Thanks for the suggestion, Jim. I would take it up more readily if I thought that there might be a happy end to the autogestionnaire impulse. But I was living in France through much of l'Affaire Lipp and came to feel that too many cooks spoil the soup. And autogestion in a firm with a relatively circumscribed market is child's play compared with autogestion of an economy or even a social security system. It is, moreover, late in the day, as it was also in the case of Lipp, to propose an alternative management plan. Self-management is at bottom an expression of deep suspicion of management's motives. If one doesn't believe that the diagnosis of the problem on offer by those in charge is an honest one, it is easy to assume that a better alternative is feasible. But the workers at Lipp faced a shift in the structure of the market for their wares, and it was never in the cards that worker-managers could reverse that stark fact, any more than the management they displaced. And they were of course far more unified and organized, and had a more clearly defined common interest, than the various categories of workers, students, and functionaries whose distrust of Sarkozy is creating the crisis of legitimacy you detect.
Pierre Rosanvallon, whose intellectual odyssey began with a book on autogestion, has more recently written another called La Contre-Démocratie: La politique à l'âge de défiance. I've just translated it, and CUP will bring it out next year. Rosanvallon emphasizes the utility of distrust as a means of democratic control, but he is also at pains to stress that distrust can be carried too far, to the point of paralysis.
La défiance, distrust, seems to be the theme of the season in France. As I reported a while back, there was recently a colloquium on the subject, organized around the paper of Yann Algan and Pierre Cahuc (Rosanvallon was in evidence there as well). Today, in La Vie des idées (the Web publication of Rosanvallon's think tank, La République des idées), there's an excellent critique of Robert Putnam's use of the idea of distrust by Éloi Laurent. The strikes have laid bare the distrust that social scientists have for some time seen as gnawing away at the social bond in France. Under such conditions, I don't see how a grass-roots movement, and by all signs a minority movement, can hope at this stage to impose an alternative that it has done so little to prepare despite abundant warning that in the absence of such an alternative it would face precisely what it now faces.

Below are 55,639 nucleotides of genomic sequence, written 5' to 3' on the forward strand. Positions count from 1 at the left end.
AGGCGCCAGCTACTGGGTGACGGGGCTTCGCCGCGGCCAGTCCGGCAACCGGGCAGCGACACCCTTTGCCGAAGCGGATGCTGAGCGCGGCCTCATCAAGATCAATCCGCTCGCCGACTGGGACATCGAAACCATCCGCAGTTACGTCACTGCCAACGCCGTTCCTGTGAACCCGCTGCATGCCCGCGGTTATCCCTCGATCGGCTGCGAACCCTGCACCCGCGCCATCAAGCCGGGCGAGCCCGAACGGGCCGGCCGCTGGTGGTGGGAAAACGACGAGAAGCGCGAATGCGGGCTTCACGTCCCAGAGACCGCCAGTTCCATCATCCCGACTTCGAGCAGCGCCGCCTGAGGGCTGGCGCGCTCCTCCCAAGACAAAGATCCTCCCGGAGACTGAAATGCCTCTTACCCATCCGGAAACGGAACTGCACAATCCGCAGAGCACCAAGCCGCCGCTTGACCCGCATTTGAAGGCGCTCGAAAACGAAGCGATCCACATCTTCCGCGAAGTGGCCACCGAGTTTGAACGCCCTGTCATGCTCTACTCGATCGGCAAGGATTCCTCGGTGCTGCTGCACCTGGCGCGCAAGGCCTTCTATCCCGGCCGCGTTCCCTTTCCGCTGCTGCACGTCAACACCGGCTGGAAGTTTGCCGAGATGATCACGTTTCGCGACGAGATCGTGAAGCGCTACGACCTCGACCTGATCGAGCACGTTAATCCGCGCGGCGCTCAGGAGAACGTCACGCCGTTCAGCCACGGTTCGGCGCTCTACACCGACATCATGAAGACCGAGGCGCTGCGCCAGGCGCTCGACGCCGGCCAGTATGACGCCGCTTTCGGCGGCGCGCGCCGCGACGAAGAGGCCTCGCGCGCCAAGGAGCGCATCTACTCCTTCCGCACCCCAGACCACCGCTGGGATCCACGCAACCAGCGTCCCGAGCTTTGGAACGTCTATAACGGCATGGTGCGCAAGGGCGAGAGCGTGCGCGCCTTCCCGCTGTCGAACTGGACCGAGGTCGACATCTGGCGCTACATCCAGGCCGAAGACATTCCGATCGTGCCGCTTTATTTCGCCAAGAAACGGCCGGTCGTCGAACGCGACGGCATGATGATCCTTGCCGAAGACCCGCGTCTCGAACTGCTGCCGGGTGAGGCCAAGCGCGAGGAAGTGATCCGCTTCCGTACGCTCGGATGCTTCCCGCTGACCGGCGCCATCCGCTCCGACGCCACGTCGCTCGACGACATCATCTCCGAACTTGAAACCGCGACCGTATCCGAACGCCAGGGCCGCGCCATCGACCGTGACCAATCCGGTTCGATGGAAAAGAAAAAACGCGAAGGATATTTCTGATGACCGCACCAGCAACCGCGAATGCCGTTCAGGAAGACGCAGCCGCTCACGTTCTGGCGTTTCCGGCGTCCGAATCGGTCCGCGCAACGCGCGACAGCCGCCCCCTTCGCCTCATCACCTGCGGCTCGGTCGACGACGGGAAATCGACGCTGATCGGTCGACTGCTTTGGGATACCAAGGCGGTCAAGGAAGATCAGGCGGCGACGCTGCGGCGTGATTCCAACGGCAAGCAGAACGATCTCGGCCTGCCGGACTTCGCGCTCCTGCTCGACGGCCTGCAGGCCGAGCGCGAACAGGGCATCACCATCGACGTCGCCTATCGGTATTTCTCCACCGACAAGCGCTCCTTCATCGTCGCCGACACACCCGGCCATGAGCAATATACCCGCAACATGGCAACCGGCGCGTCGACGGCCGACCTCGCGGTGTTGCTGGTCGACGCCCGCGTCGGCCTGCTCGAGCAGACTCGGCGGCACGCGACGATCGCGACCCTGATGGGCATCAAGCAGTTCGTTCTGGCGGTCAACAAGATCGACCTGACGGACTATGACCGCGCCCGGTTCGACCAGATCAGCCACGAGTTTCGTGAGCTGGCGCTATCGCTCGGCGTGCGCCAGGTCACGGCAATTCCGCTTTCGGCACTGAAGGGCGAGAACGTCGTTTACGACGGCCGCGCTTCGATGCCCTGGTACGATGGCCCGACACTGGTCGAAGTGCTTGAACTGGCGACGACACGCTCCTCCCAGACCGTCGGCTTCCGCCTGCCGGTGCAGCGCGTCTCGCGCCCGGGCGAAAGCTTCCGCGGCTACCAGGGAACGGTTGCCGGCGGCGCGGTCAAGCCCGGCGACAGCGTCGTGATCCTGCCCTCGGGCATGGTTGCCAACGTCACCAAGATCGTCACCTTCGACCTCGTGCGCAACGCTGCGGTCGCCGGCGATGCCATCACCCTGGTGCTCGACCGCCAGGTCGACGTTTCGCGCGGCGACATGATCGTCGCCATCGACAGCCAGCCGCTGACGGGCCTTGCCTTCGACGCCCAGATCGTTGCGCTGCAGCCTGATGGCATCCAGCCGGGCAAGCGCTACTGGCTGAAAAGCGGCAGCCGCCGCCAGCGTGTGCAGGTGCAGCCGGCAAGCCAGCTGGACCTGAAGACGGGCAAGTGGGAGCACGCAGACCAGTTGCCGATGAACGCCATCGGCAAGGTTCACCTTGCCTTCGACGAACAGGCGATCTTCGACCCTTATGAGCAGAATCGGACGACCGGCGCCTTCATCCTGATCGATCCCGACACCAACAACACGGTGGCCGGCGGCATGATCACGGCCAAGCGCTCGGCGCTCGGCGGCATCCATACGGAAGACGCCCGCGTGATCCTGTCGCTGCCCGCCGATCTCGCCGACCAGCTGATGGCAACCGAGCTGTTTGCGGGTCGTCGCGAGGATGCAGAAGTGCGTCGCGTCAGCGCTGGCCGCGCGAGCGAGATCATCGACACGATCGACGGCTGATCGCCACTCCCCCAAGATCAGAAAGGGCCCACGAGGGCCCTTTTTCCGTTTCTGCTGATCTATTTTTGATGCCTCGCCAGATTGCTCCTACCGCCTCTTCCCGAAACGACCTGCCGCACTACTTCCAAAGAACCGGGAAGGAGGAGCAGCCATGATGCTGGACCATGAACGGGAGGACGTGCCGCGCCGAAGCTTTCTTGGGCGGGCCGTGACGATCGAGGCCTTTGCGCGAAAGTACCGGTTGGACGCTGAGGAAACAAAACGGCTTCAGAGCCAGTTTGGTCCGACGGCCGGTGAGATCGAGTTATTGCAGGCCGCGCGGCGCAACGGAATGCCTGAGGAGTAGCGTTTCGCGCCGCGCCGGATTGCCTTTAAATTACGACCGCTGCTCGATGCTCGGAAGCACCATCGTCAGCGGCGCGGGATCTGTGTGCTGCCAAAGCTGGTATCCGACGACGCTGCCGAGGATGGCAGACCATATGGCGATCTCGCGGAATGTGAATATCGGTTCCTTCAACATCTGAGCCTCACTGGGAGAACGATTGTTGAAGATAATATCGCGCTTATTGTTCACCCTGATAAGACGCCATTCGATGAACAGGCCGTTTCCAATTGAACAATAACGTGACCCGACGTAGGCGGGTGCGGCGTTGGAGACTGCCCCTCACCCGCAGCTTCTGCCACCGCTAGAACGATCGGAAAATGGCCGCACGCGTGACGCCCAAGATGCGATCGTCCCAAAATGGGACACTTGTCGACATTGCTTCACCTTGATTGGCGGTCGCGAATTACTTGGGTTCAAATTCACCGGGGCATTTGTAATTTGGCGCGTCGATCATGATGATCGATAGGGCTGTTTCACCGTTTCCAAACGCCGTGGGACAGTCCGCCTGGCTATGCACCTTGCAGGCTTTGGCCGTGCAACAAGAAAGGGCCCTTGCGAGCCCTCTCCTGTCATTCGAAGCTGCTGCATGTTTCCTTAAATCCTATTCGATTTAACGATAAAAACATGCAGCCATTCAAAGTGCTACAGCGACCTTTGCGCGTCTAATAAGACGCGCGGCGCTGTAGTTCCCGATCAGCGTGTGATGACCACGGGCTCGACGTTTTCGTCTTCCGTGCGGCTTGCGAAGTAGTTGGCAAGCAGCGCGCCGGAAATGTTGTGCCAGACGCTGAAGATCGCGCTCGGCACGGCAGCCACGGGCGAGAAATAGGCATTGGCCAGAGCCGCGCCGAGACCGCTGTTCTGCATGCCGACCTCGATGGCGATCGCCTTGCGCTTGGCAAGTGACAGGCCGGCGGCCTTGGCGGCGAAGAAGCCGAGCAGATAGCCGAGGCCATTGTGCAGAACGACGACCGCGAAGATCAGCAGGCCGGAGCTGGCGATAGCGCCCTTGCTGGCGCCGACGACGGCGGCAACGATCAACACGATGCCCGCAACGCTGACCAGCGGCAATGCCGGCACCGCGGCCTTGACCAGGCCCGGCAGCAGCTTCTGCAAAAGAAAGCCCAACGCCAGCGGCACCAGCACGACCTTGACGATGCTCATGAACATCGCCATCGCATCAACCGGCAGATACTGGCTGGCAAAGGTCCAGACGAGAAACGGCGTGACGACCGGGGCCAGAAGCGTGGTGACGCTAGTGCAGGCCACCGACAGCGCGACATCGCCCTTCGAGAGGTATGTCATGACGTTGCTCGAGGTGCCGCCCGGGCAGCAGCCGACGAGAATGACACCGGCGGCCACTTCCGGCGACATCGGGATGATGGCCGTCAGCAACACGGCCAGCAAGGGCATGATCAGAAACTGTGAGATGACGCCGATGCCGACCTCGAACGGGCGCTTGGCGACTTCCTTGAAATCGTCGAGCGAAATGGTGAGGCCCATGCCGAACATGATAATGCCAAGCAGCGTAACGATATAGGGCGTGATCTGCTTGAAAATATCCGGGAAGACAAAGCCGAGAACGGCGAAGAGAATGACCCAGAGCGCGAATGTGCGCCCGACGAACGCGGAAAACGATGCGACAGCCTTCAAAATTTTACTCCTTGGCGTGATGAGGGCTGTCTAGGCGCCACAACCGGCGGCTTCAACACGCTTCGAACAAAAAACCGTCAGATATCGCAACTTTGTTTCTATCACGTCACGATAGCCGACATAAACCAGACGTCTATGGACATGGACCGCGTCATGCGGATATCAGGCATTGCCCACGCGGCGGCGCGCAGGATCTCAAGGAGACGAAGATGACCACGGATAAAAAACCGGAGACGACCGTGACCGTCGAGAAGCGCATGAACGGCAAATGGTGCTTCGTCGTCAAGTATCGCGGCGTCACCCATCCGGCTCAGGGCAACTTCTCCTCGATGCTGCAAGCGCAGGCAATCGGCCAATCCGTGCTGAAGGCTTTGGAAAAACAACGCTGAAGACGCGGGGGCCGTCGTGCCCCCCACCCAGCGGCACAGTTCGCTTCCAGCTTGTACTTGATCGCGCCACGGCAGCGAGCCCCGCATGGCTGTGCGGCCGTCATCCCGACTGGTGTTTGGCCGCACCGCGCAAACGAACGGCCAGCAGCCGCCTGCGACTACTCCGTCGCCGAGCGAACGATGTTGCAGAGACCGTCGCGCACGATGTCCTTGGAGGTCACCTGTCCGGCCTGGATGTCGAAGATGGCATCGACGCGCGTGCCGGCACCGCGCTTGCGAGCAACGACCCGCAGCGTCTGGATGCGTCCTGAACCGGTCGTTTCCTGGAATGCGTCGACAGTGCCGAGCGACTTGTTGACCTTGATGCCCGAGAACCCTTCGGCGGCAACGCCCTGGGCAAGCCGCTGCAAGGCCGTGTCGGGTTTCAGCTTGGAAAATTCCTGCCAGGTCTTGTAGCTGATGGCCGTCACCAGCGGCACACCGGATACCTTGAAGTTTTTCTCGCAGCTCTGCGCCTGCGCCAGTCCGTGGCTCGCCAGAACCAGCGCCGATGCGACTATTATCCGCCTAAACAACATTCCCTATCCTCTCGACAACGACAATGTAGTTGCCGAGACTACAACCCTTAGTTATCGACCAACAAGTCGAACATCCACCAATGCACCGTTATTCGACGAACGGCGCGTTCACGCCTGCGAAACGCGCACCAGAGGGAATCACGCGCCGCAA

Some months ago, I predicted that the strikes would end quickly and said that if they didn't, I would stake Éloi Laurent to one Vélib' ride. I was wrong, and I owe Éloi a ride, but he tells me that he won't ride in the streets as they are today, so I've agreed to buy him a coffee instead. Of course this will cost me more than a euro, and the euro has risen so much against the dollar since I made the bet that I'm afraid I may have to apply for a subsidy from the Ministry of Culture, which can of course be financed out of the additional income to be realized from all the reforms, reductions in size of the civil service, etc.
Bordélique. The adjective seems appropriate, though I suspect it's quite unfair to bordellos.
In the universities the questions are these. What new powers are being awarded to university presidents? Who will control hiring of new researchers?
Civil servants want to know how freely they can be transferred from department to department, and who wields the power to transfer them?
Rank-and-file union members want more power at the base in exchange for any concessions on retirement. A settlement that suits the national leadership may not suit the locals.